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Osteoarthritis getting in the way?


What is osteoarthritis


Osteoarthritis (OA) is a normal part of aging. It is a process whereby inside of surfaces of a joint wear away and the cartilage deteriorates. Bony formations can also occur which change the shape of the joint itself. This wearing away of the joint surface can cause symptoms such as pain, swelling and loss of range of motion at the joint. However, these symptoms are not present in all people who have OA.


1 in 13 Australians report having osteoarthritis, with 2/3 of these people being female. The prevalence of osteoarthritis steadily increases with age. Some people will get to a point in their life where a knee or hip replacement is brought up by their health care provider after a period of joint pain that is affecting day-to-day life.



Sore knees stopping you from participating in the things that make you happy?

Are you unsure about whether to get a hip replacement? Have you tried physiotherapy?

In this blog post we address some facts about osteoarthritis and the role physiotherapy can play in helping you manage your knee or hip pain.



How do I know if I have OA?


A physiotherapist can diagnose your OA using clinical criteria developed by The National Institute for Health and Care Excellence (The NICE guidelines). The Royal Australian College of General Practitioners endorses the use of clinical criteria without the need for imaging.


A physiotherapist may request imaging if the presentation of a person’s OA is not typical, such as:

· A history of trauma

· Rapid worsening of symptoms

· A hot or swollen joint

· Or suspicion of a more serious pathology


What are the risk factors for OA?


What are the risk factors for OA?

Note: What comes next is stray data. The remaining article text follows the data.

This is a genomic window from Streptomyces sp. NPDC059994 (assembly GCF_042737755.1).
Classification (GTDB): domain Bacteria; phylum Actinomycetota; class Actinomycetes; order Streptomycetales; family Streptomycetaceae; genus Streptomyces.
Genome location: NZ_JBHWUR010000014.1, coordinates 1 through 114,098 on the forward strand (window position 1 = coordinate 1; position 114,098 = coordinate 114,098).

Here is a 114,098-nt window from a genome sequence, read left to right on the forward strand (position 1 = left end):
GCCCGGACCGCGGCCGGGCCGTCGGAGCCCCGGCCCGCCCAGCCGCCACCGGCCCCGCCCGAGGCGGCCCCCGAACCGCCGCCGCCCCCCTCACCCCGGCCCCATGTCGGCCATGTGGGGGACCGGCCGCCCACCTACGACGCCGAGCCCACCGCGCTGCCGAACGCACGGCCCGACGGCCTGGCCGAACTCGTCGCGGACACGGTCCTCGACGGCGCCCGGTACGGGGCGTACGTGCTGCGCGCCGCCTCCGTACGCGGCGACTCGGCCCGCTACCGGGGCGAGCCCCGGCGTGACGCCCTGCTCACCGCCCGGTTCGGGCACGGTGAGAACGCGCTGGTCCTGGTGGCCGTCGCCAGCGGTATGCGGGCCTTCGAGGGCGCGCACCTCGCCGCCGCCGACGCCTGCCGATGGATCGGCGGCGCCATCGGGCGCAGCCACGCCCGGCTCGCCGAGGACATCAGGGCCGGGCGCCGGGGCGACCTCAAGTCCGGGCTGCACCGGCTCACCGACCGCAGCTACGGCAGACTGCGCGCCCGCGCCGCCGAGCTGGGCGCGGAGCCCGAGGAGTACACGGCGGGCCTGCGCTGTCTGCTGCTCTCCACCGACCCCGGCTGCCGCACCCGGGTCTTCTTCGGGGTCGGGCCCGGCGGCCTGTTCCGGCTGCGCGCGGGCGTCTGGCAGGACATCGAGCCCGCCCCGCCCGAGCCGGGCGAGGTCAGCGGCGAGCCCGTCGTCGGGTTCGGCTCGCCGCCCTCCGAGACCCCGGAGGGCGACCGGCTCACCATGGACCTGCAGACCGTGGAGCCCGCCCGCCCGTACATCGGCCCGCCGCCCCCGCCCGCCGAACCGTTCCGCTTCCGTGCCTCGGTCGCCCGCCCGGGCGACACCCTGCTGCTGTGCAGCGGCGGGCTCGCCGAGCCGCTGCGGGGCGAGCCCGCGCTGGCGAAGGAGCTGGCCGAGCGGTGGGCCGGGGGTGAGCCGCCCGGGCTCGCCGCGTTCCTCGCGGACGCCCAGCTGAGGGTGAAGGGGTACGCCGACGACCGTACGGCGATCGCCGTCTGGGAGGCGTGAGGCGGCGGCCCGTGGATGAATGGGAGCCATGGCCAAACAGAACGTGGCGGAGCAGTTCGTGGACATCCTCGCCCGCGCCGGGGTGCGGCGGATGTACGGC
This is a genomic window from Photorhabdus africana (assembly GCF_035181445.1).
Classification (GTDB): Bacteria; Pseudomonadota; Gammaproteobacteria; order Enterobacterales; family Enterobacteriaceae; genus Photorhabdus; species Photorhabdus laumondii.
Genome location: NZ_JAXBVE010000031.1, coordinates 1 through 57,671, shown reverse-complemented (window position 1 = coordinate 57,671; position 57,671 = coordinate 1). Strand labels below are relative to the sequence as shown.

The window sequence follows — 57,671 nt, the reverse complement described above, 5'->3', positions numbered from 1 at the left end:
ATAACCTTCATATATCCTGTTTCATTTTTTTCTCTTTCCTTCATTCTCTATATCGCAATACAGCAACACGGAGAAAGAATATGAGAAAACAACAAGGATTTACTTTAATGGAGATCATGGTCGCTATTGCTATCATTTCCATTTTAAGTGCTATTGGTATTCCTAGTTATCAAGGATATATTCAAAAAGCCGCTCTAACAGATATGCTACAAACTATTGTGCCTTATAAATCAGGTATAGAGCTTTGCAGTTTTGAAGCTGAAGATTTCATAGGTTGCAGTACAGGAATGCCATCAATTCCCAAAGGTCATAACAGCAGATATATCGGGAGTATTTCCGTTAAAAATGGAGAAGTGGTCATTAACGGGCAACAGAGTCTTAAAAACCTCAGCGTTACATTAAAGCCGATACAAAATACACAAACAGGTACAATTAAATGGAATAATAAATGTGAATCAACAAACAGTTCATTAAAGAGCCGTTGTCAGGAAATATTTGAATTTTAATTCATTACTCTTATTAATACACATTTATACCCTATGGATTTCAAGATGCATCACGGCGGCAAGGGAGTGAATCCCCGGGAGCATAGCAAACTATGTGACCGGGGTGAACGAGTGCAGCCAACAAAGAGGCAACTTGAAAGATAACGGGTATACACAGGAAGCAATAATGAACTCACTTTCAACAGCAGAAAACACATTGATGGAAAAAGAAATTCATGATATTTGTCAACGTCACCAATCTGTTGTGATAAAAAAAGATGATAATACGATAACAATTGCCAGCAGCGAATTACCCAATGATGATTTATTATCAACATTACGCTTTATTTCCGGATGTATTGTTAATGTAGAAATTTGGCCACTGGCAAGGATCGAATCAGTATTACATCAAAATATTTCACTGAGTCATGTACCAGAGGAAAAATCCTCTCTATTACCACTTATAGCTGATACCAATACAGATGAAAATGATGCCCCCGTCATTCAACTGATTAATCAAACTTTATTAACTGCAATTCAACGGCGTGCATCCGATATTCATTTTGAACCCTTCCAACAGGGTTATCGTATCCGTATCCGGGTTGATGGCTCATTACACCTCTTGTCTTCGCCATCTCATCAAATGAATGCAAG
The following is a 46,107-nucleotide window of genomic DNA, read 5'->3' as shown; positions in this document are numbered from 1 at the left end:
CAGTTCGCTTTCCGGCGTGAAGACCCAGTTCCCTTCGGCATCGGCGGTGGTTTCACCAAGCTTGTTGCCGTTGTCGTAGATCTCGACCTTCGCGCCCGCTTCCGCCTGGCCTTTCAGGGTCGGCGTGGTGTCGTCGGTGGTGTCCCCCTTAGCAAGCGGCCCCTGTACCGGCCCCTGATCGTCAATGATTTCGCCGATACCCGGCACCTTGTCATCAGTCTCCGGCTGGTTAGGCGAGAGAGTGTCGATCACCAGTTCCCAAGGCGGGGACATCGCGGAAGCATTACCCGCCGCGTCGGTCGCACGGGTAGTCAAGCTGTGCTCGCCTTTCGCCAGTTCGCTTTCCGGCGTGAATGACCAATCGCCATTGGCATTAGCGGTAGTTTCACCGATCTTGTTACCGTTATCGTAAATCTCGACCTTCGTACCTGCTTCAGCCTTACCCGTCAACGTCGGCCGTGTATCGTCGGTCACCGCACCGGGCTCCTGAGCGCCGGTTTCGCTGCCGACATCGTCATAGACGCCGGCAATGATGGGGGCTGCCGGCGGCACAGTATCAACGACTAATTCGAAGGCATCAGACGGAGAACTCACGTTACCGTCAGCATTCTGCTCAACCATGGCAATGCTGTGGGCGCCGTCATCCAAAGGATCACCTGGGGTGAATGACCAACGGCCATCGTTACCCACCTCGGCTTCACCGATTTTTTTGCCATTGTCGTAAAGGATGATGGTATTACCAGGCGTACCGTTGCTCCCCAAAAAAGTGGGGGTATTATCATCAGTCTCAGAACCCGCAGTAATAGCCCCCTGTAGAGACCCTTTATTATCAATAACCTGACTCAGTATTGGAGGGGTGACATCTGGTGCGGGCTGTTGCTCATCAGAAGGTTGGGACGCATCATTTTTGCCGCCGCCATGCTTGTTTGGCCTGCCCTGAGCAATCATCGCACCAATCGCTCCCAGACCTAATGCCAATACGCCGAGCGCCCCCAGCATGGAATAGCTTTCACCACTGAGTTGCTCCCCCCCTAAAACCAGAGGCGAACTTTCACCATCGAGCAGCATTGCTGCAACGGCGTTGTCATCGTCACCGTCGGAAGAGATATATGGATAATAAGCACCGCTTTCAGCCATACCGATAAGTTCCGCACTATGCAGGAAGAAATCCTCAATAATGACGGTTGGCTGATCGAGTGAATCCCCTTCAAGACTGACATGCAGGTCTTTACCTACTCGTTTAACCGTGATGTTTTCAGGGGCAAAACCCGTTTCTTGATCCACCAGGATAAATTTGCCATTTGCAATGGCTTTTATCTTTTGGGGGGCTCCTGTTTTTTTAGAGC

A traumatic joint injury is one of the strongest risk factors for developing OA. 50% of people will develop OA within a decade after injuring a joint. Obesity also contributes to the development of OA due to the increased mechanical stress applied to joints in the body and through obesity related metabolic factors which can cause pro-inflammatory processes in cartilage and bone. Jobs that require high levels of physical labour (e.g. Brick layer or builder), particularly those that require kneeling or lifting also increase the risk of OA.



Why not replace the joint sooner?

Everyone experiences OA pain differently.


Pain is not simply an ‘alarm’ arising from a damaged part of the body. Pain is a complex emotional response to physical stimulus that is associated with memories, beliefs and social or environmental context. Pain experienced from OA is no different.




People may experience OA pain before any structural changes appear on imaging and in contrast those with advanced OA may experience little to no pain at all.

Physiotherapists understand the complex nature of pain and will focus less on the imaging of a joint and focus more on the individual and what factors may be influencing your pain such

as general physical and psychological health, social and environmental factors and a person’s beliefs about pain.


Why not replace the joint sooner?


It is a common belief that the only way to ‘cure’ OA is through surgery. Many people do get relief from a joint replacement, however, nearly 20% of people who have a knee replacement are not happy with the outcome and 30% of people still suffer from pain, stiffness and difficulty with activity day to day. 93% of people who have a hip replacement are satisfied with the outcome however the remaining people report having a worse quality 12 months after surgery, worse than compared to pre-surgery.


How can Physiotherapy help you with OA?


All guidelines for OA recommend that exercise be the first intervention prescribed. It is a common misconception that exercise can make OA worse. Findings from two recent studies that included 1700 participants concluded that exercise does not trigger increased inflammation or damage the surfaces of joints in people with OA.


Exercise strengthens the muscles around a joint leading to improve stability and mobility and is essential for joint health as it can stimulate cartilage regeneration. Therefore, a physiotherapist will not recommend rest but encourage you to engage in a guided physical activity program that is also very beneficial for your general health.


Physical activity can also help prevent over 30 chronic diseases, many of these are also common in people with OA, especially obesity which as discussed plays a large role in the development of OA.


Surgery should be discussed after attempting a thorough high-value care plan with your physiotherapist that includes exercise therapy, education and if required a weight management plan.

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